Workplace distress can be limiting for employers as well as employees. Distress describes negative feelings and emotions which has an influence on our daily lives. In the workplace this can have a big impact on employee productivity and engagement. Employees may experience distress in the workplaces due to heavy workloads, negative relationships with colleagues, job security, as well as personal issues.
Employees experiencing distress may appear tired, anxious and also have difficulty completing tasks effectively and on time. Their ability to concentrate on their work is also impacted. If people are distracted their mind is not fully focused on what they are working on and it has a negative impact on productivity and engagement in the workplace. Managers must realise the importance of responding appropriately to employees/colleagues in these circumstances while maintaining sight of their own goals.
60% of employees surveyed say managers do not care, are not interested or do not understand when they are distressed.
As a manager you may not know what to say when employees are experiencing distress, or you may have so much work to do yourself that you may not notice or feel you don’t have the time to respond effectively. Though it may difficult, responding to employees during this time is key to easing distress for them and preventing it from escalating
40% of employees said that they did not feel supported when they are distressed.
Changing how we respond to employees when they are distressed and understanding that giving an employee five minutes to be listened to will help them feel supported and that you care about their well-being. Employees who do not feel supported by their employer may lose interest and motivation to do their best for the organisation they work in. Lack of motivation in this way means that employees can become further disengaged and unproductive. While, Employers become frustrated as they are unable to motivate employees to achieve target and may put further pressure on employees. This can increase distress and compound issues.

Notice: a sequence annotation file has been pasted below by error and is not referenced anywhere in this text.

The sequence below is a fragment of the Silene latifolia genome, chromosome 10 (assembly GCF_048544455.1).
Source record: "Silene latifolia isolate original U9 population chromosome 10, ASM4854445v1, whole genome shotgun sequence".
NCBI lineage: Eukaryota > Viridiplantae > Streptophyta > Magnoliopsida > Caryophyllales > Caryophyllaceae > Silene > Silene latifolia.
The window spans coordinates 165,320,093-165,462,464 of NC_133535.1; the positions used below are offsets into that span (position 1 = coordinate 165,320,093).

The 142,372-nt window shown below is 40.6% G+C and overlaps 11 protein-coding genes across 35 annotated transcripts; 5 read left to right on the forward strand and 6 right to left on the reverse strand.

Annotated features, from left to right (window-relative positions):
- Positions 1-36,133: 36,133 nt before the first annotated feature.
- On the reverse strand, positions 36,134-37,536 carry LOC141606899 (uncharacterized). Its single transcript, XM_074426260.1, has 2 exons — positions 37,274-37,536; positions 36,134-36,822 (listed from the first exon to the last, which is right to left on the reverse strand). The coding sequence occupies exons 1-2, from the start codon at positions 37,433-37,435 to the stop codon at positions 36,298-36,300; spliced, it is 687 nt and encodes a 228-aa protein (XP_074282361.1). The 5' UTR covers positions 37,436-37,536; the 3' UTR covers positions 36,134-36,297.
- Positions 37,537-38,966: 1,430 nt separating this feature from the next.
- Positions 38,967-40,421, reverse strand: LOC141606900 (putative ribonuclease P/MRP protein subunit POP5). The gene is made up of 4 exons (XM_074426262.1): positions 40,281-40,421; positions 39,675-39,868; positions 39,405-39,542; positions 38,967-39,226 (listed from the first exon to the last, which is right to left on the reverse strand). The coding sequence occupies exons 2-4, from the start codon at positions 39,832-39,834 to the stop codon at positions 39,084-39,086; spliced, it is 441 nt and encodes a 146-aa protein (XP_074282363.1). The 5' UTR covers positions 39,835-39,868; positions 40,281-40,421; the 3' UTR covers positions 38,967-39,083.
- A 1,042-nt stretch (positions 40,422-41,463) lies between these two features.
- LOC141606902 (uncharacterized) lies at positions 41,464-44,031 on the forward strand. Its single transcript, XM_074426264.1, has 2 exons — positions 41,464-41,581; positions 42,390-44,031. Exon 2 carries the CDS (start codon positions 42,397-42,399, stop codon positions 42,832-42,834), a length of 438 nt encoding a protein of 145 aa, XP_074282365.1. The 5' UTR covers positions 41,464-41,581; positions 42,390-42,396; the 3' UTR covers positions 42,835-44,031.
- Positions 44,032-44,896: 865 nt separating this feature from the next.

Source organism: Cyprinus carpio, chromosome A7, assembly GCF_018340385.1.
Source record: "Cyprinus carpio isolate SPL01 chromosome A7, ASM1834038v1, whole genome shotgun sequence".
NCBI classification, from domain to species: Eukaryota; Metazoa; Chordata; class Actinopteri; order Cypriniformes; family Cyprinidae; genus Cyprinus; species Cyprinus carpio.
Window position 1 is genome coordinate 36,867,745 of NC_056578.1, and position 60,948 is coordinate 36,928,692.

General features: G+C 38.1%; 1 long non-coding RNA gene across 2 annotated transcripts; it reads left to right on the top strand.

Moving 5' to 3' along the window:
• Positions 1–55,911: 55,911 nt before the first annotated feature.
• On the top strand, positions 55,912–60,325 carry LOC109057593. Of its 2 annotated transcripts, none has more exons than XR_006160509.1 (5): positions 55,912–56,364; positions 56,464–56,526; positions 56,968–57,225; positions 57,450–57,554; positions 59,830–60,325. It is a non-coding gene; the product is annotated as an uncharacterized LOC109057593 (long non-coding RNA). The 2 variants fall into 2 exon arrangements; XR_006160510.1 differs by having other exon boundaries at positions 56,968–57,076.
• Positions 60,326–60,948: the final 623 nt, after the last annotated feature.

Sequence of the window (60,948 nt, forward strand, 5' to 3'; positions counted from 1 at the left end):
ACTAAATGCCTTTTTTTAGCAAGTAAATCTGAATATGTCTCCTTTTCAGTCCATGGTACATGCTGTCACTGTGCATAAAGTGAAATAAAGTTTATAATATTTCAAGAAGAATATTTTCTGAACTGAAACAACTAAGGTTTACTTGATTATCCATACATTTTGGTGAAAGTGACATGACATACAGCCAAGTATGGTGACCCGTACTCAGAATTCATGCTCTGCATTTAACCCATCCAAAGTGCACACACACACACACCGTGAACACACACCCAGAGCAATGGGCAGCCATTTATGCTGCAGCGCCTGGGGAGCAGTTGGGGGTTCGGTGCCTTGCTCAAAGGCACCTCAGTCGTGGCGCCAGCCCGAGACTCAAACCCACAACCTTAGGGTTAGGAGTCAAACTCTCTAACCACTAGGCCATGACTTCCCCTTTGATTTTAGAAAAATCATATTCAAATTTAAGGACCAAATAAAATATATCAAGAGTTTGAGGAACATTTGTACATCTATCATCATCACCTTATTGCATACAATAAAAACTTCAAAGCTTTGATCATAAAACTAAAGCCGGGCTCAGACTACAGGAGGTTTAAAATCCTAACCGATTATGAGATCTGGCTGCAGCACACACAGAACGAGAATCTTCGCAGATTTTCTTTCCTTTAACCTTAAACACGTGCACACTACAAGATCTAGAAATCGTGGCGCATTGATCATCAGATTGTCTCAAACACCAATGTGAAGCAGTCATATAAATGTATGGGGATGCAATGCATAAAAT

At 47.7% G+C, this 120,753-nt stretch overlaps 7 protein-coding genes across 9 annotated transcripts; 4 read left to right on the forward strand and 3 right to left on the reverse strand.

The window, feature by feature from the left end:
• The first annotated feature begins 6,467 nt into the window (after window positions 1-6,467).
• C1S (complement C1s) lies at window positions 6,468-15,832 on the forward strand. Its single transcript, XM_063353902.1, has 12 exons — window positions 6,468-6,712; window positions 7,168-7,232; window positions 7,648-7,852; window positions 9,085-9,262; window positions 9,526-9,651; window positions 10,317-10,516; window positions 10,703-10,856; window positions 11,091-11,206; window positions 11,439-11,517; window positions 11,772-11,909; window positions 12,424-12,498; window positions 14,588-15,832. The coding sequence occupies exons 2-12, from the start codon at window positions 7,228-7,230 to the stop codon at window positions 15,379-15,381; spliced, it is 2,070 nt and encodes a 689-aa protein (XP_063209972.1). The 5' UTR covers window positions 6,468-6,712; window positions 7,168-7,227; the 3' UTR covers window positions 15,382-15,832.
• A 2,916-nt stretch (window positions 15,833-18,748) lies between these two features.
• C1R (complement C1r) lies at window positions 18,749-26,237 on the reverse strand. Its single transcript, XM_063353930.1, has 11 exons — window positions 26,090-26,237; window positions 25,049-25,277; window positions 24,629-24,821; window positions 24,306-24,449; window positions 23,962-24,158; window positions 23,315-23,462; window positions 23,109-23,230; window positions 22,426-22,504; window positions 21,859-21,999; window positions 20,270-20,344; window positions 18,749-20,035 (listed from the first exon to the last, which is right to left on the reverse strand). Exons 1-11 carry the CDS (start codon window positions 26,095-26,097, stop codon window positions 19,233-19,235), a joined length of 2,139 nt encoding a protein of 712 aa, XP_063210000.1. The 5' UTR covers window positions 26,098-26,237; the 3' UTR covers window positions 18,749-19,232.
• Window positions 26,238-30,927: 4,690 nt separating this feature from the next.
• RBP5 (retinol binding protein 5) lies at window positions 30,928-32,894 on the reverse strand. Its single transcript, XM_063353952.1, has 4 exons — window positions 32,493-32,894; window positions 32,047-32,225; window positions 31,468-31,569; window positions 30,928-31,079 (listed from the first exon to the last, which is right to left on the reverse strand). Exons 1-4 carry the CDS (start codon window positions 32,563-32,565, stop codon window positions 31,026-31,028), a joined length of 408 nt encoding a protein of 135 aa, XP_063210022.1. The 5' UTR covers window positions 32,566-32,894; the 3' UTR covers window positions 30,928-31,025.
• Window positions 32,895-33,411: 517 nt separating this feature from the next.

Eight out of ten employees who reported that they were supported at work said it was because they felt their managers listened to them.
Acknowledging and listening to employees who are experiencing distress will increase the productivity and engagement of other employees. You can do this by showing employees that you have heard and understood what they have said by using active listening techniques. Employees will feel increased moral as they realise that their well-being is cared about. Managers can learn the skills to respond to employees experiencing distress confidently in the work place in our Active Listening course. This course realises the importance of managing our time when we are responding to employees and colleagues without becoming overwhelmed.